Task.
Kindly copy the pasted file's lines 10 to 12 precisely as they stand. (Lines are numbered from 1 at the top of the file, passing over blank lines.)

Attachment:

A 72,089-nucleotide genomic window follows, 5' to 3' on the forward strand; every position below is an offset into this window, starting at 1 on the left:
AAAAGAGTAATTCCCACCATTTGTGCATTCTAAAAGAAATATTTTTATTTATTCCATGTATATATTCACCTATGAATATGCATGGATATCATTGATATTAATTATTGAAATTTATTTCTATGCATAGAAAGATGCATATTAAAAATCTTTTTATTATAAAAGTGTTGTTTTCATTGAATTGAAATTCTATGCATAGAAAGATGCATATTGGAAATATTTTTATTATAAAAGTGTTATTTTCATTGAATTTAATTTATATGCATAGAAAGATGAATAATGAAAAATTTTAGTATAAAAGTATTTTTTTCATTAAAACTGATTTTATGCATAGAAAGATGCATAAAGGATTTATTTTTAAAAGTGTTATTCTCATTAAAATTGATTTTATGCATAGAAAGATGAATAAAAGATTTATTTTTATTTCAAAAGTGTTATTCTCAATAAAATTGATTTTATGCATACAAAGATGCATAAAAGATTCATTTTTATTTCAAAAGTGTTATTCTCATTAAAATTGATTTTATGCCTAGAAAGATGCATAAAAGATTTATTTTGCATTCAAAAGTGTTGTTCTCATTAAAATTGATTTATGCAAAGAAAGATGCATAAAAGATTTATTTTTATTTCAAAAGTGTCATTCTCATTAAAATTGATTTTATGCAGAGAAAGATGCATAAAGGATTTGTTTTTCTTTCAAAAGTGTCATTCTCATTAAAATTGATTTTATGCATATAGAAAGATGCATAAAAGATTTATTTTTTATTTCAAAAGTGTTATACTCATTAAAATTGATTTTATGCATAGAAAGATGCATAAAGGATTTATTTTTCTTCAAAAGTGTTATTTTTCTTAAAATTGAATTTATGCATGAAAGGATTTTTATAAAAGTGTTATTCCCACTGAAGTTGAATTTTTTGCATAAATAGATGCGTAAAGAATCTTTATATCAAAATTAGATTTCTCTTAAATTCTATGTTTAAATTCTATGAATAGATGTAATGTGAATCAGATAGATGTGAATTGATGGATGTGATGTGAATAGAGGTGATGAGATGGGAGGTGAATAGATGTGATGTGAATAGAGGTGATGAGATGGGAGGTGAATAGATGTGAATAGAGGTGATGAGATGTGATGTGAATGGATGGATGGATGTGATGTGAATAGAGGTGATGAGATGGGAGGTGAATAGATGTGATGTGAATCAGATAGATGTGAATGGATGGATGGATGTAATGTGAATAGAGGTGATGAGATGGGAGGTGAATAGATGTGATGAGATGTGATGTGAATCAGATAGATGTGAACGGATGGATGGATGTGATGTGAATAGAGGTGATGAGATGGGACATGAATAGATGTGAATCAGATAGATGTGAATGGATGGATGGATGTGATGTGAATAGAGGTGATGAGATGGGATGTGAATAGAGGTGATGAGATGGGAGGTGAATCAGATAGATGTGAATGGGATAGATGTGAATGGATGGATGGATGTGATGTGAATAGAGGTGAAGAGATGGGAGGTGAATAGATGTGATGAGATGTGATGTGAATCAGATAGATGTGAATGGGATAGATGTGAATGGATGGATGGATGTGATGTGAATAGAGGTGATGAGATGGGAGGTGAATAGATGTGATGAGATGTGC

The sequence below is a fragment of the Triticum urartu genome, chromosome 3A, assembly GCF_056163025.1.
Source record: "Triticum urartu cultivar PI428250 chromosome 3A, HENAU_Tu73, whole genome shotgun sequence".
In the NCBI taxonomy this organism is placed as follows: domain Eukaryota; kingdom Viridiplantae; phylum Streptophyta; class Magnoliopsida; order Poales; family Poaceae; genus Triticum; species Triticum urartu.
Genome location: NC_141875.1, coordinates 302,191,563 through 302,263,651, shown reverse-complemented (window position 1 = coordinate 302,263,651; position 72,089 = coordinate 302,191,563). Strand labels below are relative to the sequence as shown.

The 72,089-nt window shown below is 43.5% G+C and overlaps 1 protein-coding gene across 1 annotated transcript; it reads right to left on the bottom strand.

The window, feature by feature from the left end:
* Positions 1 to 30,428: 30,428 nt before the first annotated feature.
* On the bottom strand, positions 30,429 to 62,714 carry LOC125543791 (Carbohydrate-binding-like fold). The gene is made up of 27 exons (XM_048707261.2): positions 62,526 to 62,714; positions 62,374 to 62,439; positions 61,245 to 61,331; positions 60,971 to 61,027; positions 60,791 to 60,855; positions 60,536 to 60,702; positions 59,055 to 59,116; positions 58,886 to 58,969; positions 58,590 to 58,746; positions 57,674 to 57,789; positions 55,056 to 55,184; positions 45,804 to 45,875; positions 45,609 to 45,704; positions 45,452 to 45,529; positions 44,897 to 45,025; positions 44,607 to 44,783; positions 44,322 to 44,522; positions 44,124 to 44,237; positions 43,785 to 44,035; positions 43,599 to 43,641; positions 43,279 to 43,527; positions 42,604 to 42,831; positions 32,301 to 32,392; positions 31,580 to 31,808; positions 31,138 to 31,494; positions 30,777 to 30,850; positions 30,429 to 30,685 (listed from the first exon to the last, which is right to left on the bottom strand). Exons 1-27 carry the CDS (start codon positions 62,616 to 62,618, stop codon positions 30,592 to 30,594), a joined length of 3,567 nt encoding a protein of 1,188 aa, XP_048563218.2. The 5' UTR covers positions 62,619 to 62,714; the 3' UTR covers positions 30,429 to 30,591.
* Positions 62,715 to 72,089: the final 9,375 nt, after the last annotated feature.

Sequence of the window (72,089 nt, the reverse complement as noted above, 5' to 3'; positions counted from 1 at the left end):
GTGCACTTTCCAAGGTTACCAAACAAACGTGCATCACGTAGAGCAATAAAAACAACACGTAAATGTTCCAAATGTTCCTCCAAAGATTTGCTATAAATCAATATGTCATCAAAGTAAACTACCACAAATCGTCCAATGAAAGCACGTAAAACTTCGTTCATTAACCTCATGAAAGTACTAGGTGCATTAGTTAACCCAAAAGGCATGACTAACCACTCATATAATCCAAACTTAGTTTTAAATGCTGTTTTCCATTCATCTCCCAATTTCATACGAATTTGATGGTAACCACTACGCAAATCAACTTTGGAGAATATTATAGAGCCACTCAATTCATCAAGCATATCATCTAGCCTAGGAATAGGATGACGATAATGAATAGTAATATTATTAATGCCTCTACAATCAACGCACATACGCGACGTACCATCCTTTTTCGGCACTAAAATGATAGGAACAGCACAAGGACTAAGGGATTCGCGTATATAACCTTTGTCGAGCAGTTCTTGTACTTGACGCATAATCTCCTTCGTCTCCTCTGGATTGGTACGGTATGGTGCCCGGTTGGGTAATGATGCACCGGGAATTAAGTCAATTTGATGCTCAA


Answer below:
* On the bottom strand, positions 30,429 to 62,714 carry LOC125543791 (Carbohydrate-binding-like fold). The gene is made up of 27 exons (XM_048707261.2): positions 62,526 to 62,714; positions 62,374 to 62,439; positions 61,245 to 61,331; positions 60,971 to 61,027; positions 60,791 to 60,855; positions 60,536 to 60,702; positions 59,055 to 59,116; positions 58,886 to 58,969; positions 58,590 to 58,746; positions 57,674 to 57,789; positions 55,056 to 55,184; positions 45,804 to 45,875; positions 45,609 to 45,704; positions 45,452 to 45,529; positions 44,897 to 45,025; positions 44,607 to 44,783; positions 44,322 to 44,522; positions 44,124 to 44,237; positions 43,785 to 44,035; positions 43,599 to 43,641; positions 43,279 to 43,527; positions 42,604 to 42,831; positions 32,301 to 32,392; positions 31,580 to 31,808; positions 31,138 to 31,494; positions 30,777 to 30,850; positions 30,429 to 30,685 (listed from the first exon to the last, which is right to left on the bottom strand). Exons 1-27 carry the CDS (start codon positions 62,616 to 62,618, stop codon positions 30,592 to 30,594), a joined length of 3,567 nt encoding a protein of 1,188 aa, XP_048563218.2. The 5' UTR covers positions 62,619 to 62,714; the 3' UTR covers positions 30,429 to 30,591.
* Positions 62,715 to 72,089: the final 9,375 nt, after the last annotated feature.

Sequence of the window (72,089 nt, the reverse complement as noted above, 5' to 3'; positions counted from 1 at the left end):